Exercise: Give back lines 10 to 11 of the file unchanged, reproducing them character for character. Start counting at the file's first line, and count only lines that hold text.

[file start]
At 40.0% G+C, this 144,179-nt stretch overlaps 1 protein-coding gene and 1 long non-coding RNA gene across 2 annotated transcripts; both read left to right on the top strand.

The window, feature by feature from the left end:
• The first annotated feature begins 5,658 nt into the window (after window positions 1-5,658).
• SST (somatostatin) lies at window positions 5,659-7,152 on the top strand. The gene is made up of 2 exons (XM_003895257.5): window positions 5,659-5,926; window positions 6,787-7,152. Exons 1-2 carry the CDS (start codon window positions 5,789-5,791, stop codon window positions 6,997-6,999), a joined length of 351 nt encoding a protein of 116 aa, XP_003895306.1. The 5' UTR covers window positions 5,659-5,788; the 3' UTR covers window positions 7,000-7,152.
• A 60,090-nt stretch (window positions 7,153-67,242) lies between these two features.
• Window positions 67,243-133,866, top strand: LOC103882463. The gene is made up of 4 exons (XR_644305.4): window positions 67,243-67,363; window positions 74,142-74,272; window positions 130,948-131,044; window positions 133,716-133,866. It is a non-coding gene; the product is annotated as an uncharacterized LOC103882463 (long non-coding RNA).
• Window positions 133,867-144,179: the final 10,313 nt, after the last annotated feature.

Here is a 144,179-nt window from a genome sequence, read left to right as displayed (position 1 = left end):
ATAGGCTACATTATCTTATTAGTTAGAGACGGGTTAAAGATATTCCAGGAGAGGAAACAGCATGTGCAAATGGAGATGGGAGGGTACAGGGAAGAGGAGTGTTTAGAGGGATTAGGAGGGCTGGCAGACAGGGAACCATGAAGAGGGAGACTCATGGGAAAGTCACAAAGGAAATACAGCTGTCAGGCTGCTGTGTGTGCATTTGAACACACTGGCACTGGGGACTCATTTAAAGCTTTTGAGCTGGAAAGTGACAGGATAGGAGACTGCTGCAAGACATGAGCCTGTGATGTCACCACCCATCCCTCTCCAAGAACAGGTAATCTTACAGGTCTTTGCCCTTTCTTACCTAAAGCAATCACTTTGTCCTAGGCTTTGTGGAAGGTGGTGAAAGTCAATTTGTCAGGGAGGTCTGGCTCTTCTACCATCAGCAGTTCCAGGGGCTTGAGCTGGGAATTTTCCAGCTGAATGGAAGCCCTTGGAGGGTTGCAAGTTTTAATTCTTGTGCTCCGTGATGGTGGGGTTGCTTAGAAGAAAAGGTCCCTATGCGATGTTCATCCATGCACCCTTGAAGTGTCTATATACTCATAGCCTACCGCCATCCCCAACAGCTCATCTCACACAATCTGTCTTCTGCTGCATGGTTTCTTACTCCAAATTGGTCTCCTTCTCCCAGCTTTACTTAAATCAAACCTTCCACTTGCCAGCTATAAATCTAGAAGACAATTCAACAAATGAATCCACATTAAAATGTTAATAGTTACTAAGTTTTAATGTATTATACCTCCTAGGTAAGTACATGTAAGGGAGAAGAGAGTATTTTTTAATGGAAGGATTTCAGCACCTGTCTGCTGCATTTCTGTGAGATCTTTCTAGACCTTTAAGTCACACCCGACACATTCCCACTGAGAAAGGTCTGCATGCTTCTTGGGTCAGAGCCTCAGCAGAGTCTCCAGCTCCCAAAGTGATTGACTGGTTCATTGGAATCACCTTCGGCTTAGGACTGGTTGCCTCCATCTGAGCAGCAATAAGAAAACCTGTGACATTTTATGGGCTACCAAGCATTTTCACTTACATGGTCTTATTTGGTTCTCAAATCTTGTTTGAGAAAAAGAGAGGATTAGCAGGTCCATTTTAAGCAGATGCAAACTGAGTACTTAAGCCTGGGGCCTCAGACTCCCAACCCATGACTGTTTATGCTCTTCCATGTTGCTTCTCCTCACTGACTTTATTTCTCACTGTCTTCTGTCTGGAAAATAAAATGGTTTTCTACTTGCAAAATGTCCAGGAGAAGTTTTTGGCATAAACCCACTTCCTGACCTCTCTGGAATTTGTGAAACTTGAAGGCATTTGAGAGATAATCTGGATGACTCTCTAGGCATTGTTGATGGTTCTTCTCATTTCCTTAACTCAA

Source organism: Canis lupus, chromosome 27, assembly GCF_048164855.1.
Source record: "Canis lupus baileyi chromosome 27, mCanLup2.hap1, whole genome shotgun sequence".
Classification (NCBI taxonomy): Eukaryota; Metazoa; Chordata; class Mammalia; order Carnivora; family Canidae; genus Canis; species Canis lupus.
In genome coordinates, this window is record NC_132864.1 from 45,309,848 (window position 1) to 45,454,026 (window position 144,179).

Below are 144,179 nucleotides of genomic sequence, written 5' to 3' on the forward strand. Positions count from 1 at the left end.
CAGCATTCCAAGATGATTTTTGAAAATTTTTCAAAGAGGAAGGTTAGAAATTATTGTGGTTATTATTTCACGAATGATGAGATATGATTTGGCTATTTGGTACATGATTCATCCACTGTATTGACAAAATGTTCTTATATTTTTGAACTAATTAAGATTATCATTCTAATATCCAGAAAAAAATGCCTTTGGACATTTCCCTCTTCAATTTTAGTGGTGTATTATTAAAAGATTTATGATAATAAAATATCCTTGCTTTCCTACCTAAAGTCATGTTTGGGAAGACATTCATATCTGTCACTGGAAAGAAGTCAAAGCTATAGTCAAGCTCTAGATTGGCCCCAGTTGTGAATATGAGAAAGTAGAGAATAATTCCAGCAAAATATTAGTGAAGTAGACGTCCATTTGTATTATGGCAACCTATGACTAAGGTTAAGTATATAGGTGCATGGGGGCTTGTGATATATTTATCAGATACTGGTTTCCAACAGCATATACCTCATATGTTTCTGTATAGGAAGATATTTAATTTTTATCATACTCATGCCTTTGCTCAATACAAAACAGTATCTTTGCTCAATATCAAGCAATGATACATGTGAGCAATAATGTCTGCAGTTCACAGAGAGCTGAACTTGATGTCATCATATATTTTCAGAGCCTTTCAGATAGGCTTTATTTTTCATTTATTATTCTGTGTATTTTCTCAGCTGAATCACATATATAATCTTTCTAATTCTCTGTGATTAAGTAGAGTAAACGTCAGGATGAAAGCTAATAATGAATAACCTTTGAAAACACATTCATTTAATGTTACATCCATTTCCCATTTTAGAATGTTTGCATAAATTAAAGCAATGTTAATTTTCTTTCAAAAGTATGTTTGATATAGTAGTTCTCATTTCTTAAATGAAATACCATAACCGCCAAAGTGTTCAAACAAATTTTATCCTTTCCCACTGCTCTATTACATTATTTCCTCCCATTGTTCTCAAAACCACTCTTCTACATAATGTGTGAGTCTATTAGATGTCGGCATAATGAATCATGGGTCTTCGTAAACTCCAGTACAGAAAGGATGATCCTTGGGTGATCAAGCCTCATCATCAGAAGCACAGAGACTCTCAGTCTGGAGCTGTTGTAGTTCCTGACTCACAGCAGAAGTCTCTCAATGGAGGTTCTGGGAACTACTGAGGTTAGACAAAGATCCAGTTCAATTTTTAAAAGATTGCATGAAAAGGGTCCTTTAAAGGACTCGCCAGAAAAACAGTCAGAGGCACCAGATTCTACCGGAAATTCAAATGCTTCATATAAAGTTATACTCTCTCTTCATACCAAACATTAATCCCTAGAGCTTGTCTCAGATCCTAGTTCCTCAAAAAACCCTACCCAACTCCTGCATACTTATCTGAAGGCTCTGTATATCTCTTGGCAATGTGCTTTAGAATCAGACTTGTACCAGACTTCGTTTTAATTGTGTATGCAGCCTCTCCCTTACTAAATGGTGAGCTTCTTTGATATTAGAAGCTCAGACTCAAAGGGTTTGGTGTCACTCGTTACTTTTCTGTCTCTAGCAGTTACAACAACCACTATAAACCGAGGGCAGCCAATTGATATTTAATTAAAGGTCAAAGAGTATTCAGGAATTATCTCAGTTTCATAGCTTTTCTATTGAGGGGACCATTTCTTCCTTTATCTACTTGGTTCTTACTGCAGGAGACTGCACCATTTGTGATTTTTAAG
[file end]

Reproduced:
Source organism: Canis lupus, chromosome 27, assembly GCF_048164855.1.
Source record: "Canis lupus baileyi chromosome 27, mCanLup2.hap1, whole genome shotgun sequence".